Whoever said that April is the cruelest month might want to revise that statement after considering some of the horrors that have occurred in recent Septembers. Here we are, in September 2002, and we can’t avoid looking back on the tragedy of one year ago. This month also commemorates the 30th anniversary of the slaying of 11 Israeli athletes at the Olympic Games in Munich by a group of Palestinian terrorists.
Steve Earle wrote the songs for his latest album, Jeru-salem, as a direct response to the events of September 11, 2001 and the changes that have taken place in the world ever since. To listen to the lyrics of songs like “Ashes to Ashes,” “Conspiracy Theory,” “Amerika v. 6.0 (The Best We Can Do)” and “John Walker’s Blues,” it’s clear that Earle has embraced the role of social critic. Earle takes significant risks on Jerusalem, especially in trying to understand and interpret the motives of John Walker Lindh, who grew up in affluent Marin County, Calif., and fought on the side of Afghanistan’s oppressive Taliban regime. Earle explains his motivation in a statement included in the liner notes to Jerusalem:
“Lately I feel like the loneliest man in America,” Earle writes. “Frankly, I’ve never worn red, white, and blue that well. I grew up during the Vietnam War and whenever I see a flag decal I subconsciously superimpose the caption: AMERICA—LOVE IT OR LEAVE IT across the bottom stripe. Back then, as now, it was suggested by some that second-guessing our leaders in a time of crisis was unpatriotic if not down right treasonous.”
Is Earle afraid of being considered a traitor? Judge for yourself by these lyrics from “Amerika v. 6.0”:
“Four score and a hundred and fifty years ago our forefathers made us equal as long as we can pay/Yeah, maybe that wasn’t exactly what they was thinkin’ version six-point-o of the American way/But hey, we can just build a great wall around the country club to keep the riff-raff out until the slump is through/I realize that ain’t exactly democratic but it’s either them or us and it’s the best we can do.”
For all of his critique of the current version of the American way, Earle remains defiantly optimistic that we can envision and implement a better life for all of humanity. In the album’s final, title track, Earle considers the ongoing Israeli-Palestinian conflict as a metaphor for all the world’s problems, and he manages to come to a hopeful conclusion:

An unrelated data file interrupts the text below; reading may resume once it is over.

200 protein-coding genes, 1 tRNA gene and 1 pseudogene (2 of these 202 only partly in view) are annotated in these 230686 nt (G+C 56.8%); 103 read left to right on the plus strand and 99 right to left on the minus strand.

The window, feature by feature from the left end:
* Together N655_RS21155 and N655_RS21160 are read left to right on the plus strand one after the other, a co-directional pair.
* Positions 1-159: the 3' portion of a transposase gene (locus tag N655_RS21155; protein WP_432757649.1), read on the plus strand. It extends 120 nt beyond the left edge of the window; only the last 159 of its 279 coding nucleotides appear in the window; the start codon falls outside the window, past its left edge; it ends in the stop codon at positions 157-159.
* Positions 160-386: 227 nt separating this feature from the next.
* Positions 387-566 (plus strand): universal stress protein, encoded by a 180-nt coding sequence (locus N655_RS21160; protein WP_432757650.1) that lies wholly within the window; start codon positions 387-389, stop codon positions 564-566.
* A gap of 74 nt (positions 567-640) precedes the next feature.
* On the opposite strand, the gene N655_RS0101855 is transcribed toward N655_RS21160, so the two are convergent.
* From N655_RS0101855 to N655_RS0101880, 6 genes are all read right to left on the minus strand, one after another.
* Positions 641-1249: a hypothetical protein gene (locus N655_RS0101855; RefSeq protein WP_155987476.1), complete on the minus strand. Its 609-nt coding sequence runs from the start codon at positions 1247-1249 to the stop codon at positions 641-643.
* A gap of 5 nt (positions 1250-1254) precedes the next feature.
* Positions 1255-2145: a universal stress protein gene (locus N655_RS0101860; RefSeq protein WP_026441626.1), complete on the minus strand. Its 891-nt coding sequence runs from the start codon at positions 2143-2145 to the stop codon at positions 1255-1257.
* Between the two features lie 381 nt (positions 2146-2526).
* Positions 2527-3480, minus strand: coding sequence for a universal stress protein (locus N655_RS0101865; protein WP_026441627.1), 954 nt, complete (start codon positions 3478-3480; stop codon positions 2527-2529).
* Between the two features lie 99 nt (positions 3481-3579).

“I woke up this mornin’ and none of the news was good/Death machines were rumblin’ ’cross the ground where Jesus stood/And the man on my TV told me that it had always been that way/And there was nothin’ anyone could do or say/And I almost listened to him/Yeah, I almost lost my mind/Then I regained my senses again/And looked into my heart to find/That I believe that one fine day all the children of Abraham/Will lay down their swords forever in Jerusalem.”
This sort of hopefulness in the face of overwhelming misery can be a powerful force in helping to resolve conflicts such as the Israeli-Palestinian impasse and averting the further infliction of misery upon civilian populations in Iraq. It is thanks to artists like Steve Earle that many of us can retain hope that the world’s people can learn to treat others with dignity and respect.
In case you were wondering, the music on Jerusalem is exceptional. Earle continues his capable progression into the territory of driving rock. The album contains only occasional hints of his country and bluegrass roots. Earle also continues his recent trend of including one stunning duet, this time sharing the microphone on “I Remember You” with Emmylou Harris.
This little tidbit of bittersweet beauty rounds out the album nicely. With its September release, Jerusalem goes a long way towards reclaiming this particular month from the forces of negativity and cruelty, and for that we have Steve Earle to thank.
Steve Forbert, More Young, Guitar Days
Steve Forbert’s More Young, Guitar Days is a retrospective glimpse into the career of a singer/songwriter/guitarist who has plied his trade in relative obscurity for the better part of three decades. Like those of Steve Earle, Forbert’s songs display an entertaining blend of social conscience, melodic sensibility, and a sense of humor.
Until recently, Forbert remained one of those musicians who I was quite sure I would like a great deal if I only got around to actually listening to his music. Another obligation kept me from attending his recent show in Missoula, but I was not at all surprised when I heard rave reviews from several friends.
So, I was excited to get my hands on More Young, Guitar Days and begin my exploration of Forbert’s musical career. The album is a follow-up to an earlier collection of Forbert’s work, Young, Guitar Days, and provides an excellent point of entry for those who know little or nothing about Forbert and his music. For those who already know and love Forbert’s work, this album will complement your collection nicely with alternate takes of familiar tunes.
More Young, Guitar Days includes songs recorded from 1975 to 1982. The gem of the album is the original version of “The Oil Song,” a clever ditty about a major oil spill off the East Coast in the mid-1970s. Forbert later added a few verses after a major Mexican oil well catastrophe. The song and the album are but more examples that out of tragedy can come both beauty and comedy.